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'Nurse innovation cannot flourish without support from the top'
Gemma Mitchell, senior reporter
20 July, 2019 7:00 am
19 July, 2019 2:25 pm
19 July, 2019 8:00 am
19 July, 2019 11:50 am
This article, the second in a two-part series on cardiomyopathies, discusses diagnostic interventions, management options and implications for nursing practice
Visit the clinical zones
15 July, 2019 5:04 am
8 July, 2019 4:01 am
28 November, 2018 5:45 pm
8 August, 2018 10:27 am
Visit the revalidation zone
18 July, 2019 9:00 am
10 July, 2019 2:31 pm
2 July, 2019 10:39 am
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The image of nursing: The handmaiden
We have a TV in our waiting room that is tuned to BBC 1, which means that patients on a Saturday and a Tuesday sit and watch Casualty and Holby City; and people definitely expect real life to reflect what they see on the TV.
The attitude of some of our senior medics towards nursing staff tends towards 'I am a doctor and I am superior to you', although a consultant being called 'nurse' by a member of the public because you happen to be female wouldn't help.
It is not only medics that demonstrate this attitude, I have seen it in nurse practitioners who seem to have lost the word nurse that is present in their title.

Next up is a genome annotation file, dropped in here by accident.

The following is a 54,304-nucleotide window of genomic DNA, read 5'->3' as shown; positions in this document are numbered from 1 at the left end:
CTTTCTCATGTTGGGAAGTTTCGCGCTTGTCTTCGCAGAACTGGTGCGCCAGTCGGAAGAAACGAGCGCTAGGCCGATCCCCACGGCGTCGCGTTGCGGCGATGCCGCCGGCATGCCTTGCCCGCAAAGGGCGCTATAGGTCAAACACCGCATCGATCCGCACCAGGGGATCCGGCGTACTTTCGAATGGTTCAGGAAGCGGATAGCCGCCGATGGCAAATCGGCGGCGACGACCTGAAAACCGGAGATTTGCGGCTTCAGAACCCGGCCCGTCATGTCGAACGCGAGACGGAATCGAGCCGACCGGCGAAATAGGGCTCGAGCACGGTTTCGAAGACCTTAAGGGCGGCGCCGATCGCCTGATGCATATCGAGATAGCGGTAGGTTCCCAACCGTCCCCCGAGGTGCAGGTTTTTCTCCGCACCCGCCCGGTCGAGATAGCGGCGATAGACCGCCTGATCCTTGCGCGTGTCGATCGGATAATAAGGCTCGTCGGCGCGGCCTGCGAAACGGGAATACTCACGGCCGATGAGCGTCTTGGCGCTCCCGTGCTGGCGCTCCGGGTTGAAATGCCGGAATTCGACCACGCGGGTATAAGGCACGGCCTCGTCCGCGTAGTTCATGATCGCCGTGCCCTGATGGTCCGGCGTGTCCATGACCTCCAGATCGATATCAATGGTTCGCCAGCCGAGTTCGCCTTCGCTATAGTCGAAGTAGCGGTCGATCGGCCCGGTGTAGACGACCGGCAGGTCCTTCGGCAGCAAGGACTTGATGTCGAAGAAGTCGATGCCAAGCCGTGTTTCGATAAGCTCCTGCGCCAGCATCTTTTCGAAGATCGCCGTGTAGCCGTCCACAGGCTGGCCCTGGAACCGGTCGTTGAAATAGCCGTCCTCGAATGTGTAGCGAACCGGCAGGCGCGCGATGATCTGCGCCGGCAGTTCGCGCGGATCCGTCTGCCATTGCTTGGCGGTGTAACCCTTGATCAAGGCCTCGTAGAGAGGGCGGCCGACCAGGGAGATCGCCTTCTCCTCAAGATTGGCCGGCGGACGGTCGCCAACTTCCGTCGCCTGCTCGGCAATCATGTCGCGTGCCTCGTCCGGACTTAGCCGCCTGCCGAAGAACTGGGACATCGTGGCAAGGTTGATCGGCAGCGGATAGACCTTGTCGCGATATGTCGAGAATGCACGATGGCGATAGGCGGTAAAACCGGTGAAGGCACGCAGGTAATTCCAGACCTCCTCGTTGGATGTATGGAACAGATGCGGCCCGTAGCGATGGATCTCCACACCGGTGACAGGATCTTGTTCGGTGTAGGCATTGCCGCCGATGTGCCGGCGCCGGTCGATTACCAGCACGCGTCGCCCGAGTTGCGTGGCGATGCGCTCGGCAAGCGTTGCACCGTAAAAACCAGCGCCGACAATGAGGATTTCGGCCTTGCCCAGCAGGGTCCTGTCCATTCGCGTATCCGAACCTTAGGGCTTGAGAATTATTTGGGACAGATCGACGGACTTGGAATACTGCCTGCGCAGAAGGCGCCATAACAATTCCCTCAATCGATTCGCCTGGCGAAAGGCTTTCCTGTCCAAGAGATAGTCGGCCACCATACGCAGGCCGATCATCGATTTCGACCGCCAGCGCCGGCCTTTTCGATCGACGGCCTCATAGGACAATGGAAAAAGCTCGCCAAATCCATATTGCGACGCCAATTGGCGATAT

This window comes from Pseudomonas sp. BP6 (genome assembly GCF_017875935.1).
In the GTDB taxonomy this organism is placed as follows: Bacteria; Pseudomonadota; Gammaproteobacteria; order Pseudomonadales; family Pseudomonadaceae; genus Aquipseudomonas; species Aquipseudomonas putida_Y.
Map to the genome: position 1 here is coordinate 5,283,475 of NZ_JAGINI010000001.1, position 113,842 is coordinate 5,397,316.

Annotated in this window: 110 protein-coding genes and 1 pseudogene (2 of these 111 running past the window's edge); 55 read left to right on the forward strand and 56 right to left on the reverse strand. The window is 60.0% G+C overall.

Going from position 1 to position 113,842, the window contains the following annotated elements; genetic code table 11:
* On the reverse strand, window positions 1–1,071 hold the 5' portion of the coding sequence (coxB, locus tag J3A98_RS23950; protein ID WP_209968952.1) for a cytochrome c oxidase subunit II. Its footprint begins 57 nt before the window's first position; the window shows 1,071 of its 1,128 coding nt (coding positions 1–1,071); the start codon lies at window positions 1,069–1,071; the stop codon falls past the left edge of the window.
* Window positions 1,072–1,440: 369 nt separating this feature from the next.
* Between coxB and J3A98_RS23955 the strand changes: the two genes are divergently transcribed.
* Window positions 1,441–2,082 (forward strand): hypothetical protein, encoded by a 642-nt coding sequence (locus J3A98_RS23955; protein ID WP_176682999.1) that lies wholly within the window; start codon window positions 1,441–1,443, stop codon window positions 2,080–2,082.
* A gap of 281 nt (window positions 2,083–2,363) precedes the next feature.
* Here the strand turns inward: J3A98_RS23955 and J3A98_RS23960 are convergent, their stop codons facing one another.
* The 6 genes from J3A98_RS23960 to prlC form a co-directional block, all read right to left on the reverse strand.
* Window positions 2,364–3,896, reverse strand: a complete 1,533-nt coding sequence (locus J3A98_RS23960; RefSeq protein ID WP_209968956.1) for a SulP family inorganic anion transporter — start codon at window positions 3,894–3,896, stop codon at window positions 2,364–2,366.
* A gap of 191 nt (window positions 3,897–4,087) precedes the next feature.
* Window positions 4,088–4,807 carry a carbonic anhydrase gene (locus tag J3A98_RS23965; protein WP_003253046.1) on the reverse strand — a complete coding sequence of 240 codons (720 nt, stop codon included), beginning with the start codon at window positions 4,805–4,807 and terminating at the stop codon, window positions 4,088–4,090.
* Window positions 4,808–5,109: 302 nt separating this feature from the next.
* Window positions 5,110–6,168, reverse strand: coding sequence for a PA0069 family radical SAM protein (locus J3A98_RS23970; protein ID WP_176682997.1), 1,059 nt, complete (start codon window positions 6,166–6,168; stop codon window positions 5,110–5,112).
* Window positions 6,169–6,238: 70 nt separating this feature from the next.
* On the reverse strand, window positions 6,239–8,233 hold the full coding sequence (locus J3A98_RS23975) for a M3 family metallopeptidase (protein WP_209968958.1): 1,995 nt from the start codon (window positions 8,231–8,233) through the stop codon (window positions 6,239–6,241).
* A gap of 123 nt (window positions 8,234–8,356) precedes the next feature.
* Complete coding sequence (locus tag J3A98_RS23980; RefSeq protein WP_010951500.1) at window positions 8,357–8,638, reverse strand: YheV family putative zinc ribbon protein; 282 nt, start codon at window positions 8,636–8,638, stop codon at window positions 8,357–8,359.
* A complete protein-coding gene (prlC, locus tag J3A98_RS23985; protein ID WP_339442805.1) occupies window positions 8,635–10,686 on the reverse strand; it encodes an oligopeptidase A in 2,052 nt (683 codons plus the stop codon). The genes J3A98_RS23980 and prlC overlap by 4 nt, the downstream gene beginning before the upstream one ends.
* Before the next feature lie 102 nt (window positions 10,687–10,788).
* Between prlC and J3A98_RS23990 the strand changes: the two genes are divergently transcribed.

Sometimes I feel dismayed that here we have two sides of the same coin trying to score points off each other, neglecting to see that we are both trying to achieve a positive outcome for OUR patients.
I will admit that if had a PhD, then I would insist that my ID badge included the title Dr. on it, although my role would still show Nurse. As it is, could I insist on my current title Mr. be included, or could I be mistaken for a surgeon?
That is another example of the medical professions historical snobbery, calling someone who practises surgery Mr., because they were considered inferior by physicians as surgery was traditionally performed by barbers without training. Now on transition from physician to surgeon adapting the title Mr. is seen as a step up, bizarre.
12 October, 2010
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